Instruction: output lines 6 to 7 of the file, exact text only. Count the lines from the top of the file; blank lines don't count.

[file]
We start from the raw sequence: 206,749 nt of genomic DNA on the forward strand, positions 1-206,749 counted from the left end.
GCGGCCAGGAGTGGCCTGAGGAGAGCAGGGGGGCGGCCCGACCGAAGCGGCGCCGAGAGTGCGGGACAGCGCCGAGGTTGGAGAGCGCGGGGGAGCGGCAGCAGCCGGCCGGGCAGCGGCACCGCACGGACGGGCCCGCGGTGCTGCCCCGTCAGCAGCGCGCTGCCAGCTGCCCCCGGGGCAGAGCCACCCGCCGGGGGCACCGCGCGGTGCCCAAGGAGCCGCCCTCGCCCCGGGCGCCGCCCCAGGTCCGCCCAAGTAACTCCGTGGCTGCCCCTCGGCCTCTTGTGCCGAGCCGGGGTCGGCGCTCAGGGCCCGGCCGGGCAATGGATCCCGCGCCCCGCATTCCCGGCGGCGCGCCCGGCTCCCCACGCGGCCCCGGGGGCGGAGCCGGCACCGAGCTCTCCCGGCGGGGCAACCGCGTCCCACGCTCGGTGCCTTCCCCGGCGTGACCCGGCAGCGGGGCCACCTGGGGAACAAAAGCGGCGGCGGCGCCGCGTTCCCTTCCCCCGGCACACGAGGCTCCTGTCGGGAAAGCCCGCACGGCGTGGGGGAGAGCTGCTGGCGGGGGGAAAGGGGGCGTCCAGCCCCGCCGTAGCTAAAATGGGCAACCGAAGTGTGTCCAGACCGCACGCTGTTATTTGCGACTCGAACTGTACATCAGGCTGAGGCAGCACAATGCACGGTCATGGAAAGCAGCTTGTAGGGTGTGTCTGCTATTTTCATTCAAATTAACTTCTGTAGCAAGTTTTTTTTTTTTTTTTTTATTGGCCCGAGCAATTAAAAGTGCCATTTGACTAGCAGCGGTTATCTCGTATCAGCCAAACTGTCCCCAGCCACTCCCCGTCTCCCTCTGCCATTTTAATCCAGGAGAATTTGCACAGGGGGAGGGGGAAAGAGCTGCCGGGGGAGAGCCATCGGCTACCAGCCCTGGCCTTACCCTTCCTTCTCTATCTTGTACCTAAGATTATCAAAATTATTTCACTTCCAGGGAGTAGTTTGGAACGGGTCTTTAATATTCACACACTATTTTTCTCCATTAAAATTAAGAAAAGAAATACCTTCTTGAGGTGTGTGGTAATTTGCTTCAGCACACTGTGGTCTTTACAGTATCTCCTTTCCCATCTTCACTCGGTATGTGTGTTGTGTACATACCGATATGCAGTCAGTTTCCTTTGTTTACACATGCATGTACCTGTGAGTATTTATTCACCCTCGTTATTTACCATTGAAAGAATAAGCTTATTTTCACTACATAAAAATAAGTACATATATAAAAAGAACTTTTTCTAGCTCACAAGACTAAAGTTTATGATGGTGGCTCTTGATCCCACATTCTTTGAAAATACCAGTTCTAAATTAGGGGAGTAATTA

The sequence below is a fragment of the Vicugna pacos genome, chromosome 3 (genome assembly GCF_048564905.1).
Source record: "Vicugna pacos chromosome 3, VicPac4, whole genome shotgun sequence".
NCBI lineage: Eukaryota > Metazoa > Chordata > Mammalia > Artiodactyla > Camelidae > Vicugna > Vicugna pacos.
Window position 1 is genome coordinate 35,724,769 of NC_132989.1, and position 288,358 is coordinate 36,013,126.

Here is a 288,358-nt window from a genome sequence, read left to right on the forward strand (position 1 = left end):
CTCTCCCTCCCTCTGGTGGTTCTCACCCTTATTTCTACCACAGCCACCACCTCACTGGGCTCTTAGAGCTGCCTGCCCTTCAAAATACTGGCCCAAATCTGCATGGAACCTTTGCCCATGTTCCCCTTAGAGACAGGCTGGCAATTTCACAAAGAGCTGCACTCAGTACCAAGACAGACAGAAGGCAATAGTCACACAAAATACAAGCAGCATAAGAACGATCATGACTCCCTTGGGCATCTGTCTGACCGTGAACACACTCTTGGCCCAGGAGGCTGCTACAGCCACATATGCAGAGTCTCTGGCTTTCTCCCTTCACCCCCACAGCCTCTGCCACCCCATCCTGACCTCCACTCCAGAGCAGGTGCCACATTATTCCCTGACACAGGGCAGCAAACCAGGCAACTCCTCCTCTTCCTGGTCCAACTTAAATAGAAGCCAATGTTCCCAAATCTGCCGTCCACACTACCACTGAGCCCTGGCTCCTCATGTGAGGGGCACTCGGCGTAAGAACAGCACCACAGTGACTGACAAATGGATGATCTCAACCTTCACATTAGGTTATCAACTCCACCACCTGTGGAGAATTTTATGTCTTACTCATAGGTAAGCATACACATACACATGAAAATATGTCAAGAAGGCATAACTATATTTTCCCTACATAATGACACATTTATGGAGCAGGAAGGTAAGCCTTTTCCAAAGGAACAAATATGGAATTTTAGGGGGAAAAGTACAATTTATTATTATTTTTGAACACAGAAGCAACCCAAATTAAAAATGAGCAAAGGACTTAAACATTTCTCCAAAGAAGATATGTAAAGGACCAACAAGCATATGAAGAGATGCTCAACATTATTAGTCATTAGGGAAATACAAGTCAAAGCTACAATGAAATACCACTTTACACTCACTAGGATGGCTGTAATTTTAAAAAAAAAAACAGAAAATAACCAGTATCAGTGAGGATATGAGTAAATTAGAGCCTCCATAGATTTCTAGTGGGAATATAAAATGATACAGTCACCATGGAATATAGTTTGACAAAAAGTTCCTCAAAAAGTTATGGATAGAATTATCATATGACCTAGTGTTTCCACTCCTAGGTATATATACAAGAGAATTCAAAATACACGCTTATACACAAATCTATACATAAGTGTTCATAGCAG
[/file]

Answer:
Window position 1 is genome coordinate 35,724,769 of NC_132989.1, and position 288,358 is coordinate 36,013,126.

Here is a 288,358-nt window from a genome sequence, read left to right on the forward strand (position 1 = left end):